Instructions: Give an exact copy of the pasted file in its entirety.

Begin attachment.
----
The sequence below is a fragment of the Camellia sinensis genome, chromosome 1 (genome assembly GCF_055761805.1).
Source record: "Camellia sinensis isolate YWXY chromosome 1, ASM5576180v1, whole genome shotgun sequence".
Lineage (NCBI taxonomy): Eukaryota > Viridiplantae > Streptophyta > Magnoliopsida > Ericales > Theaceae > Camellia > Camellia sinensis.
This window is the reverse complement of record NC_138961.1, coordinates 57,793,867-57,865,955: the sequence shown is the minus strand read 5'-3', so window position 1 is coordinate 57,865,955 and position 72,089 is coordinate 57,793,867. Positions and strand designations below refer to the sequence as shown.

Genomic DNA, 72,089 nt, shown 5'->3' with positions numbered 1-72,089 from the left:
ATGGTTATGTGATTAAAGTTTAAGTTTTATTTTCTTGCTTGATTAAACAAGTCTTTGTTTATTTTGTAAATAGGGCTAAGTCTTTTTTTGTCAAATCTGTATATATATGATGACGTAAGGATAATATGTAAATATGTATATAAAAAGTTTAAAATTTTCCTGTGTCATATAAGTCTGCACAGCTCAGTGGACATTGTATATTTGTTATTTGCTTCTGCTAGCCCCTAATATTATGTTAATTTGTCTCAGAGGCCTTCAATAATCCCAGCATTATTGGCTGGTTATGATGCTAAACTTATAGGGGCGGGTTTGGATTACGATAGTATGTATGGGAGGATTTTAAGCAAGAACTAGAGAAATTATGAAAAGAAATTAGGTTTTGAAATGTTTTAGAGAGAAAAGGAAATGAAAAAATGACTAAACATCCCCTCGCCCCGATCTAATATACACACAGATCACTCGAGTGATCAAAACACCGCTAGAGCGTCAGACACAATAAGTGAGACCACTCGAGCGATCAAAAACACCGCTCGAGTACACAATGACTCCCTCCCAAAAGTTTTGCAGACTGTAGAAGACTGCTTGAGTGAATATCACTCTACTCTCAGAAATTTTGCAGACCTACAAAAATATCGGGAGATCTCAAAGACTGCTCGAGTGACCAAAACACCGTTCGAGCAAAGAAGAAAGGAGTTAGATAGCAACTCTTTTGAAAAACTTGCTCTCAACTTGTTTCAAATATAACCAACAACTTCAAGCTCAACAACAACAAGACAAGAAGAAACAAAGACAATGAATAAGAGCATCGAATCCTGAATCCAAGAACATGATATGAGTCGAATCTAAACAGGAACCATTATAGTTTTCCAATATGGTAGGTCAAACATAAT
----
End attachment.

The sequence below is a fragment of the Camellia sinensis genome, chromosome 1 (genome assembly GCF_055761805.1).
Source record: "Camellia sinensis isolate YWXY chromosome 1, ASM5576180v1, whole genome shotgun sequence".
Lineage (NCBI taxonomy): Eukaryota > Viridiplantae > Streptophyta > Magnoliopsida > Ericales > Theaceae > Camellia > Camellia sinensis.
This window is the reverse complement of record NC_138961.1, coordinates 57,793,867-57,865,955: the sequence shown is the minus strand read 5'-3', so window position 1 is coordinate 57,865,955 and position 72,089 is coordinate 57,793,867. Positions and strand designations below refer to the sequence as shown.

Genomic DNA, 72,089 nt, shown 5'->3' with positions numbered 1-72,089 from the left:
ATGGTTATGTGATTAAAGTTTAAGTTTTATTTTCTTGCTTGATTAAACAAGTCTTTGTTTATTTTGTAAATAGGGCTAAGTCTTTTTTTGTCAAATCTGTATATATATGATGACGTAAGGATAATATGTAAATATGTATATAAAAAGTTTAAAATTTTCCTGTGTCATATAAGTCTGCACAGCTCAGTGGACATTGTATATTTGTTATTTGCTTCTGCTAGCCCCTAATATTATGTTAATTTGTCTCAGAGGCCTTCAATAATCCCAGCATTATTGGCTGGTTATGATGCTAAACTTATAGGGGCGGGTTTGGATTACGATAGTATGTATGGGAGGATTTTAAGCAAGAACTAGAGAAATTATGAAAAGAAATTAGGTTTTGAAATGTTTTAGAGAGAAAAGGAAATGAAAAAATGACTAAACATCCCCTCGCCCCGATCTAATATACACACAGATCACTCGAGTGATCAAAACACCGCTAGAGCGTCAGACACAATAAGTGAGACCACTCGAGCGATCAAAAACACCGCTCGAGTACACAATGACTCCCTCCCAAAAGTTTTGCAGACTGTAGAAGACTGCTTGAGTGAATATCACTCTACTCTCAGAAATTTTGCAGACCTACAAAAATATCGGGAGATCTCAAAGACTGCTCGAGTGACCAAAACACCGTTCGAGCAAAGAAGAAAGGAGTTAGATAGCAACTCTTTTGAAAAACTTGCTCTCAACTTGTTTCAAATATAACCAACAACTTCAAGCTCAACAACAACAAGACAAGAAGAAACAAAGACAATGAATAAGAGCATCGAATCCTGAATCCAAGAACATGATATGAGTCGAATCTAAACAGGAACCATTATAGTTTTCCAATATGGTAGGTCAAACATAAT